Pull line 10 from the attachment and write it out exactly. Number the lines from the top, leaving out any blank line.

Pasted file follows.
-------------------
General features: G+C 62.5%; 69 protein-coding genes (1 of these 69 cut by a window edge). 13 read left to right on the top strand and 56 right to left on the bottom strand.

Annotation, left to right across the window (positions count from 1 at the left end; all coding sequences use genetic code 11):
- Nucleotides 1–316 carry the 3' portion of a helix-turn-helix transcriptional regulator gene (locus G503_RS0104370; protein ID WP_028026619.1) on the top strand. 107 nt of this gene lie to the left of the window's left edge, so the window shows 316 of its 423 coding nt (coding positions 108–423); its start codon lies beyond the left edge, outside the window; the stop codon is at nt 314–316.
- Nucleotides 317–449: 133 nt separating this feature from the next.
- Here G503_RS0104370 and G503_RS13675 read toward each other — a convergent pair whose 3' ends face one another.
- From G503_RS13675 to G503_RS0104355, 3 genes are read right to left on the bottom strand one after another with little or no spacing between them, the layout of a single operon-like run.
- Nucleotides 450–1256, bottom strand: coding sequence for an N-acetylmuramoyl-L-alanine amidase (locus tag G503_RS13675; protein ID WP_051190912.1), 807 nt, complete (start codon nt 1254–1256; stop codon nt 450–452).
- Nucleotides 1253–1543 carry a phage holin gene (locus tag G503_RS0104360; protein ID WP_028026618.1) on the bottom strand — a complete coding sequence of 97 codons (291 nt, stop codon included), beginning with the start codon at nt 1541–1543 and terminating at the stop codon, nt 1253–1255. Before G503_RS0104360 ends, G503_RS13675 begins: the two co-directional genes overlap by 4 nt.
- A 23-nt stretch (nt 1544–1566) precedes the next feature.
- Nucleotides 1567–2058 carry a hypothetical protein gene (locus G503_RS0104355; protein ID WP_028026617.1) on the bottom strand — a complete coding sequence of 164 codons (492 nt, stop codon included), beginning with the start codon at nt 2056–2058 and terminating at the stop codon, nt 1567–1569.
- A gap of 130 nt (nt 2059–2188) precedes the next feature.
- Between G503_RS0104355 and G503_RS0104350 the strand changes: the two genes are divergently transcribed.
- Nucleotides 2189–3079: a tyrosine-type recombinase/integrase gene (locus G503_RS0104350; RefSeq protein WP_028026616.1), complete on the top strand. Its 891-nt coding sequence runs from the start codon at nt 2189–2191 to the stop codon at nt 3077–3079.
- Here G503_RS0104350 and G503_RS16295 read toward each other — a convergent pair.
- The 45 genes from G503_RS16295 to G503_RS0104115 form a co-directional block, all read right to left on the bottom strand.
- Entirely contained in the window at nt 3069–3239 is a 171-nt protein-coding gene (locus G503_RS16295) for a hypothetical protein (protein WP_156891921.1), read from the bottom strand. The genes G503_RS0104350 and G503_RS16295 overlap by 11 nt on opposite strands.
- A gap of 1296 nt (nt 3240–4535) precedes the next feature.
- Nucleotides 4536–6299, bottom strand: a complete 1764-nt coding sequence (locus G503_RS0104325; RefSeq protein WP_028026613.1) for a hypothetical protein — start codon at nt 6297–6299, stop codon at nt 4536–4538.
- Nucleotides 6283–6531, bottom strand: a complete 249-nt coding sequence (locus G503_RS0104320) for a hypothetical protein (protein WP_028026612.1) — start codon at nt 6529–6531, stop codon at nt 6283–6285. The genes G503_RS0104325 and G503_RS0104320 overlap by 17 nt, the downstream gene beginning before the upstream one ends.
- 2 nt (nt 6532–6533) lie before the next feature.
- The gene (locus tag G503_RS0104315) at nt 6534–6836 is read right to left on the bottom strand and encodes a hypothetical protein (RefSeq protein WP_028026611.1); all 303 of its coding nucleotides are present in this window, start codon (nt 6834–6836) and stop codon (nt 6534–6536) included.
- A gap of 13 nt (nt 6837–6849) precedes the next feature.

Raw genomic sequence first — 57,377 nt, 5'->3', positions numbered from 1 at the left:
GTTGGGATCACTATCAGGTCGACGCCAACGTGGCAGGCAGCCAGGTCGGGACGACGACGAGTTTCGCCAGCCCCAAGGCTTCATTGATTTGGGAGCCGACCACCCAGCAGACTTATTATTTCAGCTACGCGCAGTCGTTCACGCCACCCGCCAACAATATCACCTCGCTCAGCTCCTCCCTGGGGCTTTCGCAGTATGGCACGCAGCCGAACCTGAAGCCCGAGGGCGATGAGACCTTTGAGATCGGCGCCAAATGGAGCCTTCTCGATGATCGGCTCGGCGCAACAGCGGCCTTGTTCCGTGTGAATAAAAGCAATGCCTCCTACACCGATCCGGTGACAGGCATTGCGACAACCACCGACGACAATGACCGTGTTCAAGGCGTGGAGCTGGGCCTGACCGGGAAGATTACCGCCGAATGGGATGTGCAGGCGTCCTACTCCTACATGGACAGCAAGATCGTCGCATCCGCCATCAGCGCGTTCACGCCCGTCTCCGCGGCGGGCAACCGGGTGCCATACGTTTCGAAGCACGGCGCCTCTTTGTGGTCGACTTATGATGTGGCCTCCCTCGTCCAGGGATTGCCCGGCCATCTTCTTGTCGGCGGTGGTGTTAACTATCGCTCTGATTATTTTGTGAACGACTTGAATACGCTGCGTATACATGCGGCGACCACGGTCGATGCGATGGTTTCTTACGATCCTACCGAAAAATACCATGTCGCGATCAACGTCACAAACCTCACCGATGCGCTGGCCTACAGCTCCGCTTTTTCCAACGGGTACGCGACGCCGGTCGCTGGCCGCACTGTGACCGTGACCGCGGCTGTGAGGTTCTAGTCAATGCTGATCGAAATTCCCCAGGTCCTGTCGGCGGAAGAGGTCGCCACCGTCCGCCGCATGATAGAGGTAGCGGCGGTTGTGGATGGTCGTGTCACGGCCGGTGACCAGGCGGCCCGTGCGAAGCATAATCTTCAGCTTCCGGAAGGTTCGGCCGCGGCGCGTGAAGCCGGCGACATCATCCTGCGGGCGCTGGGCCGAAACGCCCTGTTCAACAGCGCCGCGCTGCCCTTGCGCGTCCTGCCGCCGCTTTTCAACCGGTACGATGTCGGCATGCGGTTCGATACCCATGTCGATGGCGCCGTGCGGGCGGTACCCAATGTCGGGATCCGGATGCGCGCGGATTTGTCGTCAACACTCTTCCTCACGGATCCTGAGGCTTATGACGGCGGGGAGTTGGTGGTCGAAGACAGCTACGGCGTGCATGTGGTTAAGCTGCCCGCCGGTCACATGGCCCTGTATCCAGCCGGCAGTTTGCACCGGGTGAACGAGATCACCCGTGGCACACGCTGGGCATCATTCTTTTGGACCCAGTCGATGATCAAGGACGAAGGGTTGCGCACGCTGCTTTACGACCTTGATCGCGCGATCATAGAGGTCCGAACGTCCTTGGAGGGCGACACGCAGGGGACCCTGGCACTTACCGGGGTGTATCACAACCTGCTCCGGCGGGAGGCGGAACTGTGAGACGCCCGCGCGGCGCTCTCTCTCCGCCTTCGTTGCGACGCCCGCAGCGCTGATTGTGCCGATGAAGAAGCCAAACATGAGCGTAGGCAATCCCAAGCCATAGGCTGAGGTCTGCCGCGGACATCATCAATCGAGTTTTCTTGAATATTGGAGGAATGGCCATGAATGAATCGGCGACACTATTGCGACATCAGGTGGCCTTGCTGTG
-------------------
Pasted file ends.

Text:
- Nucleotides 1567–2058 carry a hypothetical protein gene (locus G503_RS0104355; protein ID WP_028026617.1) on the bottom strand — a complete coding sequence of 164 codons (492 nt, stop codon included), beginning with the start codon at nt 2056–2058 and terminating at the stop codon, nt 1567–1569.